It was a very long day, but it was also our last day of classes! We started off at a dairy farm at 5:30am, where we were given a small tour and everyone had the opportunity to hand milk a cow. I have milked dairy goats before, and I was surprised at how easy it was to milk the dairy cow compared to the goat. This farm had mostly Holsteins mixed with Jerseys. They also showed us how they perform mastitis tests and do disbudding (a corrosive cream is placed on the horn buds). Both were simple procedures, but the disbudding cream was much different to the surgical procedures used in the United States.
We arrived back at Midas at 7:30am for about half an hour for breakfast at the hotel restaurant. The second stop of the day was another dairy farm to do artificial insemination. We each learned how to palpate the reproductive tract through the rectum, and used this knowledge to feel the cervix and determine whether or not the cow was pregnant. I’ve seen rectal palpation performed multiple times at Rutgers, but I have never had the opportunity to palpate in the United States, so this was a very beneficial experience for me.
We stopped back at Midas around 12:00pm for lunch, and I ate some leftovers I had in the fridge from Hana’s. Last but not least, we went to a swine farm where we castrated pigs. The procedure itself was not difficult, but I found the pig screams unsettling, especially when the larger pigs were given injections. I was a little nervous when performing the castration, since we were creating the incisions for the first time, but in the end creating the incision was simple, and the only challenging part was being able to pull out the testicle, epididymis, and vas deferens in one clean pull.
To finish off the day, we went to a waterfall to wash off (since you WILL get very dirty at the pig farm), then went to an Italian restaurant that was a short drive from Midas. I highly recommend the Hawaiian calzone!
Our TA (Candice) had a review session for the final exam from 10:30pm-11:30pm, which felt pretty thorough and helpful, as it covered the most talked about topics from the last two weeks.
TIP OF THE DAY: **When palpating the cow’s rectum to determine if she is pregnant, if the cervix is horizontal or can be manipulated while it is vertical, the cow is open, and if the cervix is vertical and cannot be moved/manipulated, the cow is pregnant.**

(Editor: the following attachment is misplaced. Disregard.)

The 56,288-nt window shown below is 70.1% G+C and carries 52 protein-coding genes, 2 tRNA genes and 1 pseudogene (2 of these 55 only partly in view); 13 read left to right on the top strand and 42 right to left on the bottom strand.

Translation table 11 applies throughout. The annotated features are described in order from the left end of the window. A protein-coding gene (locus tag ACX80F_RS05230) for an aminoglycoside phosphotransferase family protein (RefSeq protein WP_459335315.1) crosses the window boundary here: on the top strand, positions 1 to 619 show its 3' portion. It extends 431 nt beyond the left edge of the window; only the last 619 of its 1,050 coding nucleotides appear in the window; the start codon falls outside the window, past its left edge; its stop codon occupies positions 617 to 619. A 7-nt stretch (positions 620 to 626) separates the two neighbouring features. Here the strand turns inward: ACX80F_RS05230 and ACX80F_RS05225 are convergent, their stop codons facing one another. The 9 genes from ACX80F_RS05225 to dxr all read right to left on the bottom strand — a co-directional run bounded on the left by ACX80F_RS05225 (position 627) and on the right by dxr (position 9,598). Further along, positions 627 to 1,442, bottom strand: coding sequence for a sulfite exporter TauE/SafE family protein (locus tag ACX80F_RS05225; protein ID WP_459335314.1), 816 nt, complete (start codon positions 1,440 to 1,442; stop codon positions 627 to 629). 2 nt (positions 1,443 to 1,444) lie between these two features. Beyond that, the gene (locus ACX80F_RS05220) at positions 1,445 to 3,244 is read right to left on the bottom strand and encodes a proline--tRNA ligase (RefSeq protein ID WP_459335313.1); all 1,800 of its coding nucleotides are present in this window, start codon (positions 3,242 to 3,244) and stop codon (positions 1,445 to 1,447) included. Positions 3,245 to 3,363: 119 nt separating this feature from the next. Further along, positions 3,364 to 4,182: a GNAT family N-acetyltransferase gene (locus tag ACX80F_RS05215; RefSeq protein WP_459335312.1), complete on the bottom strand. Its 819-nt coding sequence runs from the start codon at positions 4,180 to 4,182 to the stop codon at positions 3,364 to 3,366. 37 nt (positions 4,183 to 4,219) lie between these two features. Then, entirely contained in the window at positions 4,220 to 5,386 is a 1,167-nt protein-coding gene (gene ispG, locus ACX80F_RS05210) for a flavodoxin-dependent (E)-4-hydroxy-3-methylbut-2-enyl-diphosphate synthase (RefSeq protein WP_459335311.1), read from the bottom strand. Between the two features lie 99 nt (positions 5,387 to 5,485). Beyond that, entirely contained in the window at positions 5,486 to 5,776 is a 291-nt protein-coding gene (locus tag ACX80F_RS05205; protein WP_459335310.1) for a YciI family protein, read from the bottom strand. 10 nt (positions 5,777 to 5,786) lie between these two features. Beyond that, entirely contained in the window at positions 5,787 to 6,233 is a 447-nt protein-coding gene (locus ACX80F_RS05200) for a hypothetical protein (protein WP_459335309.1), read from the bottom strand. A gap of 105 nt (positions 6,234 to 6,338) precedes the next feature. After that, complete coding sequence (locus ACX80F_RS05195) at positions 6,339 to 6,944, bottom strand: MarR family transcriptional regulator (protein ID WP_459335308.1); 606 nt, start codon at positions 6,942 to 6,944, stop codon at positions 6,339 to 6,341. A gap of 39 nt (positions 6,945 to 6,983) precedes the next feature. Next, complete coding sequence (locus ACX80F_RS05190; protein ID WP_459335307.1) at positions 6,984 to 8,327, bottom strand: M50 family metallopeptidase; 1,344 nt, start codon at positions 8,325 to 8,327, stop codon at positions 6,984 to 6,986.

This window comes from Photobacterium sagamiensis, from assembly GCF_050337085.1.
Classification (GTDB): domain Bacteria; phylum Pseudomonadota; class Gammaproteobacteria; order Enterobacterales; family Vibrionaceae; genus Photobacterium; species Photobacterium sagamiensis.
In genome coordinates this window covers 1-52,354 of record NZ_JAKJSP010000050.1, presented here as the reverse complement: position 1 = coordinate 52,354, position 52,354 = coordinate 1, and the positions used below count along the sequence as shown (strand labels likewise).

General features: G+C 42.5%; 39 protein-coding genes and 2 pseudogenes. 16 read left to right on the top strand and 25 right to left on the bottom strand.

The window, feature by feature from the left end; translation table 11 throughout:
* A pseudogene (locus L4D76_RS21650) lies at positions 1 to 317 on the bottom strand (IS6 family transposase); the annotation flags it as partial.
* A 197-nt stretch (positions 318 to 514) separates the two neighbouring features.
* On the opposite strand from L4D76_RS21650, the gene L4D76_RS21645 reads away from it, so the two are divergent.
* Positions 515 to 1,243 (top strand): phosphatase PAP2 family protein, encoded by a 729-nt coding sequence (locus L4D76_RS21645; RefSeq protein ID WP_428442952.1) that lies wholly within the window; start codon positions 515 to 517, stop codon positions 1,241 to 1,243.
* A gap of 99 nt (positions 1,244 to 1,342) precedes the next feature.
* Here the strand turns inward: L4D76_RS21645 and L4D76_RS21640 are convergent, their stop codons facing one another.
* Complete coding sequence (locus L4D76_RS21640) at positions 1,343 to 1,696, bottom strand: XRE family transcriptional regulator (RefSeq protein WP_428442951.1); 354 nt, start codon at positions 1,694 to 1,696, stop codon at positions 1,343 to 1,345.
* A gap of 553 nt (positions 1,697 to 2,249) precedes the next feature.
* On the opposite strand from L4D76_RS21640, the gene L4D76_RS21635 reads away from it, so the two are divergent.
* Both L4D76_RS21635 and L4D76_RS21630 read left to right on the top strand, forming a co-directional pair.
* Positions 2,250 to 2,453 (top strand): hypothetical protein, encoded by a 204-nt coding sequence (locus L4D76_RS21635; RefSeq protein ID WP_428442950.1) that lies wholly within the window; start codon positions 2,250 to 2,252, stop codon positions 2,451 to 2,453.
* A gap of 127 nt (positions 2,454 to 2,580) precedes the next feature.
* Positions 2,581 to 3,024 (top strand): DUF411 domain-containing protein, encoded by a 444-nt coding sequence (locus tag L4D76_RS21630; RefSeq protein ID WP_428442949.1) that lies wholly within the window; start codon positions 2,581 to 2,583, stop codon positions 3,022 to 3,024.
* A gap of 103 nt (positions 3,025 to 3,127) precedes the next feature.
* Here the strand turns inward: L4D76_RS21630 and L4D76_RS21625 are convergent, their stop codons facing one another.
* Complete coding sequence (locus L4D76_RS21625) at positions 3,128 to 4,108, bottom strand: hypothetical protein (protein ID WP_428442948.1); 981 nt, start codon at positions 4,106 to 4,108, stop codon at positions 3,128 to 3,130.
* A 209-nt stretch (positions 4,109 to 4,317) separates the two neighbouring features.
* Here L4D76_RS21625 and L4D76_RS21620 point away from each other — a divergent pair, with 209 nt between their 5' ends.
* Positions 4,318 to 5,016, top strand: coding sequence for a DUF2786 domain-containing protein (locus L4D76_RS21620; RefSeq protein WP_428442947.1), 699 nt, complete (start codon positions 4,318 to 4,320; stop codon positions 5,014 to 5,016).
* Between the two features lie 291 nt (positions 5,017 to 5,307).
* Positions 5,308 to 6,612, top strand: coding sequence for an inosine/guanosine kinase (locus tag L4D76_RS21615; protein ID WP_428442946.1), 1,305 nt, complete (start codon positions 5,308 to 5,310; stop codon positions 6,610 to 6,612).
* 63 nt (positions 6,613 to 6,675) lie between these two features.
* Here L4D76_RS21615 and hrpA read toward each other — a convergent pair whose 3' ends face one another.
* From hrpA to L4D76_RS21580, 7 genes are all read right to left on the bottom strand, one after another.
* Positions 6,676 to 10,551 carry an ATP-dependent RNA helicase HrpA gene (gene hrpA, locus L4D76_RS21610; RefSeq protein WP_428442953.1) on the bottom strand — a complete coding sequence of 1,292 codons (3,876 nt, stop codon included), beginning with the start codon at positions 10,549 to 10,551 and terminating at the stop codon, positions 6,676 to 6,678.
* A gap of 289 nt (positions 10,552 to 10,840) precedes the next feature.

Today’s the day we’ve been preparing for: exam day. We started off the day doing our presentations on any topic we wanted to research that related to Belize. My partner and I researched suturing techniques and spay/neuter clinics and how they differed between the United States and Belize, while other groups focused on topics including particular diseases we talked about in lecture, anesthesia, and how to diagnose diseases.
The presentations were from 9:00am-12:00pm, and then we had lunch at Hode’s Place (I ate the rice and beans again and a banana milkshake that was surprisingly delicious) before the alumni meeting. After this meeting, we took the final exam. It was harder than I expected, but if you go to the review session and study a little bit you should be fine. After the exam, a few of my friends and I went to Guava Limb to get cheesecake to celebrate. They still did not have the oreo cheesecake, but I got the coconut cheesecake instead which was still amazing. We also stopped by Hode’s Place because we discovered during lunch that we could buy the Marie Sharp’s hot sauces here, so I bought the grapefruit and “BEWARE” hot sauces. I’m really excited to use them.
To end the day, we went to Dr. T’s home for dinner. He had a beautiful patio with lights and stairs leading down to the river. He made us tamales, potato salad, and chicken, which were all really flavorful. Our TA made a slideshow to show the highlights from the last two weeks, and we all watched it together which was a really cute moment.
TIP OF THE DAY: **PLEASE DO NOT LEAVE THE PRESENTATION OR STUDYING UNTIL THE LAST NIGHT. The wifi is pretty unreliable at Midas. My roommate and I had been doing a small amount of the presentation and studying each night while we were in Belize, but when it came time to submit the presentation I waited an hour for it to attach to the email. It will take longer than it should because of the wifi, so to save yourself from that frustration, make sure you do even one slide per day to stay on top of it.**